Samoyed’s need lots of love! Lot’s and lots of play! They are loving and smart and just want love in return. They will watch you and learn from you. They can be trained easily. As puppies they have lots of energy, but as they age they become calm, loyal, smart dogs, who anticipate your desires.
When you get a new puppy the first thing you should always do is find a good vet. Taking your puppy to get its first check-up can alert you to any birth defects or serious health issues it may be facing. Also while there you should set up a vaccination plan and when you plan to spay or neuter your puppy. A list of vaccines your puppy will need has been provided below.
- Bordetella Bronchiseptica
- Canine Distemper
- Canine Hepatitis
- Canine Parainfluenza
- Kennel Cough
- Lyme Disease
You’ll need to find a food that is safe and age appropriate for your puppy. Depending on the age of your puppy it’ll also need to eat a certain amount.
- Age 6-12 weeks – 4 meals per day
- Age 3-6 months – 3 meals per day
- Age 6-12 months – 2 meals per day
Creating a bathroom routine is key in training your new puppy. While accidents happen try to avoid them by taking them out as much as you can. To assure your puppy stays safe and healthy make sure you are taking them in a place other dogs can access until the puppy has all of its vaccinations. When your puppy does go outside make sure you are giving it lots of positive reinforcement, but also refrain from punishment when they go inside the house. A suggested potty schedule has been provided.
- When you wake up
- After your puppy eats or drinks a considerable amount of water
- After your puppy’s naps
- When the puppy is excited like during physical activity
- Before bed
The phrase “you can’t teach an old dog new tricks” has a ring of truth to it. Teaching your puppy good obedience and manners while it’s still young is always the best possible thing to do. When teaching, just like with potty training, always reinforce good behavior with positivity and treats. If you feel like training alone feels daunting or this is your first puppy then taking them to an obedience class might be the best choice for you. Typically, classes tend to begin accepting puppies around the age of 4 to 6 months.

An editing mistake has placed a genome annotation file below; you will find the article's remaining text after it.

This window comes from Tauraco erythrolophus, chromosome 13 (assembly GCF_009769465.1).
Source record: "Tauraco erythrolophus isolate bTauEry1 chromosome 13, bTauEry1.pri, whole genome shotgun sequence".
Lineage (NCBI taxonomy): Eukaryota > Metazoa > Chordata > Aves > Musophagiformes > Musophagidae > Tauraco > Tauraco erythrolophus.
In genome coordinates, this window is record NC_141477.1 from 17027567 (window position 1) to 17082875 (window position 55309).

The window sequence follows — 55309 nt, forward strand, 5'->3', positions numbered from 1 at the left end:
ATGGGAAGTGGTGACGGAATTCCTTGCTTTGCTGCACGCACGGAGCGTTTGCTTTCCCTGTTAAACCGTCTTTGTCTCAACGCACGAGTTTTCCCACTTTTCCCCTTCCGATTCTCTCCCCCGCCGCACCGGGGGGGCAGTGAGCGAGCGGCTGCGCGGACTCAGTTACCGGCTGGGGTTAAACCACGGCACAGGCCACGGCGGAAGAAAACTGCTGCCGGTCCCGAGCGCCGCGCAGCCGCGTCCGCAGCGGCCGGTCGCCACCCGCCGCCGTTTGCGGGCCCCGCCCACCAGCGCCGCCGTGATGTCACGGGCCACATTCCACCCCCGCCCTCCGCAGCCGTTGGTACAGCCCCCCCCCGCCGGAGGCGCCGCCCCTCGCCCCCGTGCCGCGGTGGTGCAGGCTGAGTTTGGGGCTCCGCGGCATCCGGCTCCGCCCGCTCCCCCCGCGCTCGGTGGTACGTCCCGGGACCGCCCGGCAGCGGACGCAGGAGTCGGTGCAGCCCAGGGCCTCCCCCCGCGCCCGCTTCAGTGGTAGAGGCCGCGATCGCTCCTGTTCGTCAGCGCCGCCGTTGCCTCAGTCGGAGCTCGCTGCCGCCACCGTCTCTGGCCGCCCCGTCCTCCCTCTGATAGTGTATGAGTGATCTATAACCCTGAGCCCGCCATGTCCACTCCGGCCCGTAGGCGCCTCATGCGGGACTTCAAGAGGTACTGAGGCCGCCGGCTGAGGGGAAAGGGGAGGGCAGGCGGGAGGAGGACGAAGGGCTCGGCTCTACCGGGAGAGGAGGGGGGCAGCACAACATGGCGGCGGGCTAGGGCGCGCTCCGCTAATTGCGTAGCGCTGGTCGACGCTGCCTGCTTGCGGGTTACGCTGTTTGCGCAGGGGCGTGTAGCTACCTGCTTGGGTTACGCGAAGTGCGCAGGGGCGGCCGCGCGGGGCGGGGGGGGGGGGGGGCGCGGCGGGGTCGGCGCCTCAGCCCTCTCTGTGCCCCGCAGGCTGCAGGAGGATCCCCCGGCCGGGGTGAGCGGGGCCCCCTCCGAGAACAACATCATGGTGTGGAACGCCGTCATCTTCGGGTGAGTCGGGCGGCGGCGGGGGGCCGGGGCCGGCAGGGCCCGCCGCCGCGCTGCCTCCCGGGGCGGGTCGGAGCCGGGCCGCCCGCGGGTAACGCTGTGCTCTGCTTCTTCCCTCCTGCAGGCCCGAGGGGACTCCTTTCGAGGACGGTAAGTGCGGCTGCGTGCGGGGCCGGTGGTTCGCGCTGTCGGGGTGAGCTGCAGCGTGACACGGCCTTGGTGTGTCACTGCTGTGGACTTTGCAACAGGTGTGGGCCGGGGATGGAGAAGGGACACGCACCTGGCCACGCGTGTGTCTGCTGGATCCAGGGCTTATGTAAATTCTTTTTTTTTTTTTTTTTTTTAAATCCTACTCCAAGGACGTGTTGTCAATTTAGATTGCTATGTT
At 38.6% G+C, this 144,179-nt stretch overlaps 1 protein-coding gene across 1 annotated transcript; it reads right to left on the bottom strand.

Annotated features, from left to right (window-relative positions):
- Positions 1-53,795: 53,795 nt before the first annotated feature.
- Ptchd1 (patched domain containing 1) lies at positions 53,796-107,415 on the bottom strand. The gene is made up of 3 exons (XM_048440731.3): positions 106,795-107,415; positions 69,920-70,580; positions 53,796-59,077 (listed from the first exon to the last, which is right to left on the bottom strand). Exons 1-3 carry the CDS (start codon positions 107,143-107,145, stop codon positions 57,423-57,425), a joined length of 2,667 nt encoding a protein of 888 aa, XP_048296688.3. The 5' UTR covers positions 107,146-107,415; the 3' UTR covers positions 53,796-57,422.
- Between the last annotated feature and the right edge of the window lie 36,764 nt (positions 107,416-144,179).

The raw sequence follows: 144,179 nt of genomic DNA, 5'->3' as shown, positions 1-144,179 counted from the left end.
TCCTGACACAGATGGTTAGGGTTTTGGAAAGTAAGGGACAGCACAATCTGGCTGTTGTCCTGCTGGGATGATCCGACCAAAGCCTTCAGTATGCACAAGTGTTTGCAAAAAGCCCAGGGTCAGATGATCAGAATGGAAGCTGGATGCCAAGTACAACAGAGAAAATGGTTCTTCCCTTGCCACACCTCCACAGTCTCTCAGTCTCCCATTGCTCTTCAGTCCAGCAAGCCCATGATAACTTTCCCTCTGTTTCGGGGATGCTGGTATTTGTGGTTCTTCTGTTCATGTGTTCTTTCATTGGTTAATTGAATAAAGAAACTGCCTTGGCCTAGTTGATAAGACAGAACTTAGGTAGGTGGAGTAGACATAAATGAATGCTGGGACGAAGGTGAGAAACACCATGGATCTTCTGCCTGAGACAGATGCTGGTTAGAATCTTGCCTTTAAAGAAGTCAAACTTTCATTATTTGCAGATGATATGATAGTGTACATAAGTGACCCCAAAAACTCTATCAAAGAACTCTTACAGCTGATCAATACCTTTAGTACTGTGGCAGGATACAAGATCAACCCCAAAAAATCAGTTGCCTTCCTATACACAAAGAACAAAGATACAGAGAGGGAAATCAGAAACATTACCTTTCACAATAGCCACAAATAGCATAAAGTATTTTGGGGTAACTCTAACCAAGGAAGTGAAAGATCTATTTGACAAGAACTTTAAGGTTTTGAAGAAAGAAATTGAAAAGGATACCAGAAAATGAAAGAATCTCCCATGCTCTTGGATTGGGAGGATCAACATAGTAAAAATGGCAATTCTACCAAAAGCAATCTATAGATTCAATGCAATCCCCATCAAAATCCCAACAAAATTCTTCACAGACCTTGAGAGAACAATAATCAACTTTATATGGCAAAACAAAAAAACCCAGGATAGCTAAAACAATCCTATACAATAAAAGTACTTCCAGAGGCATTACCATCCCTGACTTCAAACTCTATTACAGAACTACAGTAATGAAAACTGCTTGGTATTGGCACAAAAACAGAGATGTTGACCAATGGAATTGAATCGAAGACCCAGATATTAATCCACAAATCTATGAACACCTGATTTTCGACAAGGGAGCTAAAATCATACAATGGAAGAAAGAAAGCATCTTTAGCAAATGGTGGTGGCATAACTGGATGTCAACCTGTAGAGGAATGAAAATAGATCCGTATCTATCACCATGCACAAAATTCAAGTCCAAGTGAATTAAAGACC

Socializing your new companion is an important part in raising your puppy. Doing this avoids behavioral problems down the road. It’ll avoid anxiety and fear when in new situations. Their instinct of fight or flight will be dulled due to the fact that they are comfortable with other animals and humans. Not only will being calm around other animals and humans be helpful for you but when you take your dog to get groomed they will be calm with a stranger and allow the process to happen a lot smoother. Not all social interactions are good ones though so when you take your puppy watch for these signs:
- Lip Licking
- Sleeping an excessive amount
- Tucked Tail
- Turning away from the people who have approached
Puppies are naturally curious creatures so you’ll need to puppy proof your home. Nothing breakable can be at your puppy’s level and anything that would be toxic for the puppy to eat needs to be locked away. They’ll sniff for food, even in the trash, so make sure your trash can is either not easily knocked over or it can be gotten into. A child’s gate is always helpful when keeping your puppy in an area it’s safe in. Having your puppy micro-chipped is always a good idea but, even if getting a puppy license isn’t required by your jurisdiction, it’s a good to get one with your address and phone number in case your puppy decides to go exploring.